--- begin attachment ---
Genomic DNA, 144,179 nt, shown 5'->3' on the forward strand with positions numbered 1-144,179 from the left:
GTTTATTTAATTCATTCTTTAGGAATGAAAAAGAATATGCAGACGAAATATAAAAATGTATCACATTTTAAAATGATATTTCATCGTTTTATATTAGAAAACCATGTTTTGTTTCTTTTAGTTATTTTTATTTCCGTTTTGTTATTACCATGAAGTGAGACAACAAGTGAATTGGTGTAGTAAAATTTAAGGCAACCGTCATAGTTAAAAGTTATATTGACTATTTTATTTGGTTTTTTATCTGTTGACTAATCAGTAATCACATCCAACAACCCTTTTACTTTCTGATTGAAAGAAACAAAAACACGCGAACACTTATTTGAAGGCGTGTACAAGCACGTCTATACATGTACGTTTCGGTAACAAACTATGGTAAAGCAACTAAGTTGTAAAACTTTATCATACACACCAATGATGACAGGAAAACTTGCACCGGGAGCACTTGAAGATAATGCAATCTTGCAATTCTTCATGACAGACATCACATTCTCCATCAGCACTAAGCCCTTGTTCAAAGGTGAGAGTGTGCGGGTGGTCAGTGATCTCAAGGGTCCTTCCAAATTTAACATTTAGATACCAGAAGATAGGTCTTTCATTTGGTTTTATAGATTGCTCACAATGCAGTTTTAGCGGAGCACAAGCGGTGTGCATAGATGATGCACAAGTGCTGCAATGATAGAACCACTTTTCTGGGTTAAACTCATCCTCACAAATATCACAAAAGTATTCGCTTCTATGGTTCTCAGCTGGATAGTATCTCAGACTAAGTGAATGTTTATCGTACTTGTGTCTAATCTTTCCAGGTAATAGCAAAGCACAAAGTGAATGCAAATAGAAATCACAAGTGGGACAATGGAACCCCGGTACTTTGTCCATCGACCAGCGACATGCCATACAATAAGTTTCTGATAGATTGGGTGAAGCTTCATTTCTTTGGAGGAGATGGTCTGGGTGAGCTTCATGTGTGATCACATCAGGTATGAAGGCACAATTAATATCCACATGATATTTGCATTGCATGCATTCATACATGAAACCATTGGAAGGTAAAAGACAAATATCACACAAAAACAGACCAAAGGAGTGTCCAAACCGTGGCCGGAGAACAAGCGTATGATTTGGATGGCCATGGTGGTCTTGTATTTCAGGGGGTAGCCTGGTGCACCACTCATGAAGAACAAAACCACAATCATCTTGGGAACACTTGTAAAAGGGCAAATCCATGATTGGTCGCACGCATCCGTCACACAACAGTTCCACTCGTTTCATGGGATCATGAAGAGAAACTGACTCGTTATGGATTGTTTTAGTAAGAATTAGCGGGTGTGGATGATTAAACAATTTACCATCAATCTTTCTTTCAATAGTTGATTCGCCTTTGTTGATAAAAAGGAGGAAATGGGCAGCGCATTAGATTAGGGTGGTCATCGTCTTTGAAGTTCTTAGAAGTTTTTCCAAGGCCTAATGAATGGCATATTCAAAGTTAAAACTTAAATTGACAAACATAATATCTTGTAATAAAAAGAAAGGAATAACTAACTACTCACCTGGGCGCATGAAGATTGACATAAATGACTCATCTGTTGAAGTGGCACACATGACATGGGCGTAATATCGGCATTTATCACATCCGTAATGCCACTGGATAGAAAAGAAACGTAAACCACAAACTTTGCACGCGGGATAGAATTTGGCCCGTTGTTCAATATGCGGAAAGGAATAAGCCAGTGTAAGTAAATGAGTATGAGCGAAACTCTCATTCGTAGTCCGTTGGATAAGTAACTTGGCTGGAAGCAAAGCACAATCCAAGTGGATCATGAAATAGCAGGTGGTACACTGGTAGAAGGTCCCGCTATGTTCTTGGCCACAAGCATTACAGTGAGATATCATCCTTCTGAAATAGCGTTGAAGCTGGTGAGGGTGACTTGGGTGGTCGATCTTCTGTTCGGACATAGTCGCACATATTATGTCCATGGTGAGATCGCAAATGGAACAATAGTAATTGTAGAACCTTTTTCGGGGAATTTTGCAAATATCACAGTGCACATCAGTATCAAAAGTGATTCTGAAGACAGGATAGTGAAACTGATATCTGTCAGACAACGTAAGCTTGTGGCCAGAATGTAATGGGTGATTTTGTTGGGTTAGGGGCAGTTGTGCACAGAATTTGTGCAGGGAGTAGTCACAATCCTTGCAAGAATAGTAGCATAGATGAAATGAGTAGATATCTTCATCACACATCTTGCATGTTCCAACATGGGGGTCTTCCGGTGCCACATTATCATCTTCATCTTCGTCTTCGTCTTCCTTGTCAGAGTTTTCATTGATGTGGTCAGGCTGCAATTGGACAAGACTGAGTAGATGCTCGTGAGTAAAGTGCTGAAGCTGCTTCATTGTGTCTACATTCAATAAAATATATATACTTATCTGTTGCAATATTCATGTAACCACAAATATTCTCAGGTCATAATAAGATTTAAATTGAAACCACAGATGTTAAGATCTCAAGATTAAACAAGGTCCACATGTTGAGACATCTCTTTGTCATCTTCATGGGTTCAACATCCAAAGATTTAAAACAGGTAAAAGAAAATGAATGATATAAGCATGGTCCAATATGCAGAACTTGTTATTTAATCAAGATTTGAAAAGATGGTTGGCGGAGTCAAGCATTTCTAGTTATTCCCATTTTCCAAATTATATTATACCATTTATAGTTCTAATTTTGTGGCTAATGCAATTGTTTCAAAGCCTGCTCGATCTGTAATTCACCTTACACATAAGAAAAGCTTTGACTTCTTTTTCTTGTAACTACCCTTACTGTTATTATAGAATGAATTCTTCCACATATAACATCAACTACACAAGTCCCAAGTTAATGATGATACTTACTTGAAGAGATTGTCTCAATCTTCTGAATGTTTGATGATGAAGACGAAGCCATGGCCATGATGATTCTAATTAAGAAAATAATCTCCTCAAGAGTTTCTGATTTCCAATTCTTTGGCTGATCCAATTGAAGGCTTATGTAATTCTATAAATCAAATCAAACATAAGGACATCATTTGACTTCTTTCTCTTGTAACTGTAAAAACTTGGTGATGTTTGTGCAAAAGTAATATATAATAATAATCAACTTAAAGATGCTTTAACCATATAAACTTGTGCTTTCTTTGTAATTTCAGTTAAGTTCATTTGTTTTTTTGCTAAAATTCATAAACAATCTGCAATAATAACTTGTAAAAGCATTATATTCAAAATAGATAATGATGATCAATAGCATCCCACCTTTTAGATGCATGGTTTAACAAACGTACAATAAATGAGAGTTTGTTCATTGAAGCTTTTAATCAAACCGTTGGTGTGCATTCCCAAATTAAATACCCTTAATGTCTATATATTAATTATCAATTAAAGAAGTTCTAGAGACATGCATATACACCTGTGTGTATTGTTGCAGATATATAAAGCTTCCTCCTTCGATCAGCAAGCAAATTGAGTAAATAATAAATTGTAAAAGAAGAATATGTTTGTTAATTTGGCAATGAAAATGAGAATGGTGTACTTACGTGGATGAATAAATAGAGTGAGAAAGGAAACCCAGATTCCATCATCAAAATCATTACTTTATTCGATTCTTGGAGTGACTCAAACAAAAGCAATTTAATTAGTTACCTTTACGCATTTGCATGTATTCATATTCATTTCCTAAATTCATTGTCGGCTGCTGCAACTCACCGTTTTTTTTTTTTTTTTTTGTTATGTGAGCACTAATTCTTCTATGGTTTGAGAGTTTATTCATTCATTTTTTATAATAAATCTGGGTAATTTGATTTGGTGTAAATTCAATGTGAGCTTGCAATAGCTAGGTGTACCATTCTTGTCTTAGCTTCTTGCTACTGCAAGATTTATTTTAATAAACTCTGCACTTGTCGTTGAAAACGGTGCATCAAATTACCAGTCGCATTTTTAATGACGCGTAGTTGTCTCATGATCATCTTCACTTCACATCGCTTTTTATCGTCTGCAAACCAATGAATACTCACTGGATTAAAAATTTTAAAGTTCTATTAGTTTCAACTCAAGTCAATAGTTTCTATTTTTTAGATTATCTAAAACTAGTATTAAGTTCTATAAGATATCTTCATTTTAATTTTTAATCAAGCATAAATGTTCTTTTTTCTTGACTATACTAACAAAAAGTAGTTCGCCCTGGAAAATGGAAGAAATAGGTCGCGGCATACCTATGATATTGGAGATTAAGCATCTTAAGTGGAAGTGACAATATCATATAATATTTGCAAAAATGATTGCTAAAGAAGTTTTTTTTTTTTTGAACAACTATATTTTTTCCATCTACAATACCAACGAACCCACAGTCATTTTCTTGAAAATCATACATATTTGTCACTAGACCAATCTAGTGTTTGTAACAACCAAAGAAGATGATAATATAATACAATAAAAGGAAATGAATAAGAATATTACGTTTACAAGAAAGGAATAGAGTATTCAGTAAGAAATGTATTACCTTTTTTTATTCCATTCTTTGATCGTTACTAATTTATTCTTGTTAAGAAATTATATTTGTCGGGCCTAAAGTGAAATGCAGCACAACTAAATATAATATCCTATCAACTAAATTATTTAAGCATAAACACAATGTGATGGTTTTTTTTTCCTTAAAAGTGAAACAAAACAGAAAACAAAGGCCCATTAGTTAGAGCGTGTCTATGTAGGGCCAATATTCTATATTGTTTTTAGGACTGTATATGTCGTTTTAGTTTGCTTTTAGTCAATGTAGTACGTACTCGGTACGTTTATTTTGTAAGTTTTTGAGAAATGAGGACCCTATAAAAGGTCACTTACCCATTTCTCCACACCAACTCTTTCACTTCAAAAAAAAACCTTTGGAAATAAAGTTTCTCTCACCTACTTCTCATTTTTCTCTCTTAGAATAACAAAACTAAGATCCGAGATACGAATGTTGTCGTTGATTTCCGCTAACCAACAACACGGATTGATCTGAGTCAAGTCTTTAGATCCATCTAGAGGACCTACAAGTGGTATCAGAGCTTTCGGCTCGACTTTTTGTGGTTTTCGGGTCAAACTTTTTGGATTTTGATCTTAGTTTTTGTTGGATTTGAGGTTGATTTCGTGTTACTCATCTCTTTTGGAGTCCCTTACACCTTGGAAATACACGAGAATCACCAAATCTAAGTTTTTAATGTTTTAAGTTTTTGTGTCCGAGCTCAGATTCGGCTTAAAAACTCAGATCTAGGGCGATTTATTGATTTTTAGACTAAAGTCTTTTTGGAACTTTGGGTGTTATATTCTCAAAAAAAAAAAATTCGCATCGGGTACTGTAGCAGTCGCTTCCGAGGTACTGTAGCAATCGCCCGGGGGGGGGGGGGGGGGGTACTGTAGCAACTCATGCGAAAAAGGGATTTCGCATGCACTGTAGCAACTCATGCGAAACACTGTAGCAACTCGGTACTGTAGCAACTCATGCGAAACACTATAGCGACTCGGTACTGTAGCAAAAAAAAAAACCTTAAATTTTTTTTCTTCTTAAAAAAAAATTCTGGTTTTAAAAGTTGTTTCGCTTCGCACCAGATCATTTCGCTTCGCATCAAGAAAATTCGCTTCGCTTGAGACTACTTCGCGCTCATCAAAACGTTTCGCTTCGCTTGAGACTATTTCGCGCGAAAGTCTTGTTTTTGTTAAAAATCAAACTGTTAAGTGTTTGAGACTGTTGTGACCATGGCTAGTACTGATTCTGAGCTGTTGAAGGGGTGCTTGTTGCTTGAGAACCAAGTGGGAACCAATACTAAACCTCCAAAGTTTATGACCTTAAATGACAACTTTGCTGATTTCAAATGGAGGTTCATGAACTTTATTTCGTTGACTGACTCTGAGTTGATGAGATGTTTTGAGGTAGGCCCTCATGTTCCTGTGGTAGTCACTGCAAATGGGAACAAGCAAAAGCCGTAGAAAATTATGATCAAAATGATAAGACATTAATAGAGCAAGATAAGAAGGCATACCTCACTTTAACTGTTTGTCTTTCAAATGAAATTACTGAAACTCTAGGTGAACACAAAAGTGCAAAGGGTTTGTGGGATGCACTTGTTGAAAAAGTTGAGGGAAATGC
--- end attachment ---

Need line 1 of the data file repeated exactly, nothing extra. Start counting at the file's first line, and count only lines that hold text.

Genomic DNA, 144,179 nt, shown 5'->3' on the forward strand with positions numbered 1-144,179 from the left: